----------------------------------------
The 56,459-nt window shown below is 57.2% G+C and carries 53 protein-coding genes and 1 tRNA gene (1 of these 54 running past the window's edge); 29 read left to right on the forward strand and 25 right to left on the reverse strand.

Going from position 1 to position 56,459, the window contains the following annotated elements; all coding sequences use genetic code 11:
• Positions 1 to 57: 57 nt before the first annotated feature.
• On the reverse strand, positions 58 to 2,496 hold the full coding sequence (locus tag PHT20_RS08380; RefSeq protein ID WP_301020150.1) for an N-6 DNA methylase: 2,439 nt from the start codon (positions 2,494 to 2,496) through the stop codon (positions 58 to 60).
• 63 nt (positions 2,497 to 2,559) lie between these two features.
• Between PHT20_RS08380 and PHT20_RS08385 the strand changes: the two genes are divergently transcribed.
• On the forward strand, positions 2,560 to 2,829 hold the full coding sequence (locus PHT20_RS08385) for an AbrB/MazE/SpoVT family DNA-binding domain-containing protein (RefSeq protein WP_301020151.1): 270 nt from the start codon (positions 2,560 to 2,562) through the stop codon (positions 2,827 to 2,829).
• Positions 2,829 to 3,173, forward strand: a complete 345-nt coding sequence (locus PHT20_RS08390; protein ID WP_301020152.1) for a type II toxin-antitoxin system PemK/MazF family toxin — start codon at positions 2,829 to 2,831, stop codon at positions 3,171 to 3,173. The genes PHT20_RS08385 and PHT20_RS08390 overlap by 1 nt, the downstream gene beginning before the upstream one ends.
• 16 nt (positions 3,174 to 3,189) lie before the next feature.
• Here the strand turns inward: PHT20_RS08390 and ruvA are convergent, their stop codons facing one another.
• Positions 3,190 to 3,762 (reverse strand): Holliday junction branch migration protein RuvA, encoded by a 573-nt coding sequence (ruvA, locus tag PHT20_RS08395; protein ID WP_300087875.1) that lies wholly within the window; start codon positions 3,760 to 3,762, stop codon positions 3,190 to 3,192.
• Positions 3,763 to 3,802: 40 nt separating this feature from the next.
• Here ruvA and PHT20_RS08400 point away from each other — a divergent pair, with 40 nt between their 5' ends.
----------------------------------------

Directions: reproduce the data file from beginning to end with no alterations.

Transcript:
The 56,459-nt window shown below is 57.2% G+C and carries 53 protein-coding genes and 1 tRNA gene (1 of these 54 running past the window's edge); 29 read left to right on the forward strand and 25 right to left on the reverse strand.

Going from position 1 to position 56,459, the window contains the following annotated elements; all coding sequences use genetic code 11:
• Positions 1 to 57: 57 nt before the first annotated feature.
• On the reverse strand, positions 58 to 2,496 hold the full coding sequence (locus tag PHT20_RS08380; RefSeq protein ID WP_301020150.1) for an N-6 DNA methylase: 2,439 nt from the start codon (positions 2,494 to 2,496) through the stop codon (positions 58 to 60).
• 63 nt (positions 2,497 to 2,559) lie between these two features.
• Between PHT20_RS08380 and PHT20_RS08385 the strand changes: the two genes are divergently transcribed.
• On the forward strand, positions 2,560 to 2,829 hold the full coding sequence (locus PHT20_RS08385) for an AbrB/MazE/SpoVT family DNA-binding domain-containing protein (RefSeq protein WP_301020151.1): 270 nt from the start codon (positions 2,560 to 2,562) through the stop codon (positions 2,827 to 2,829).
• Positions 2,829 to 3,173, forward strand: a complete 345-nt coding sequence (locus PHT20_RS08390; protein ID WP_301020152.1) for a type II toxin-antitoxin system PemK/MazF family toxin — start codon at positions 2,829 to 2,831, stop codon at positions 3,171 to 3,173. The genes PHT20_RS08385 and PHT20_RS08390 overlap by 1 nt, the downstream gene beginning before the upstream one ends.
• 16 nt (positions 3,174 to 3,189) lie before the next feature.
• Here the strand turns inward: PHT20_RS08390 and ruvA are convergent, their stop codons facing one another.
• Positions 3,190 to 3,762 (reverse strand): Holliday junction branch migration protein RuvA, encoded by a 573-nt coding sequence (ruvA, locus tag PHT20_RS08395; protein ID WP_300087875.1) that lies wholly within the window; start codon positions 3,760 to 3,762, stop codon positions 3,190 to 3,192.
• Positions 3,763 to 3,802: 40 nt separating this feature from the next.
• Here ruvA and PHT20_RS08400 point away from each other — a divergent pair, with 40 nt between their 5' ends.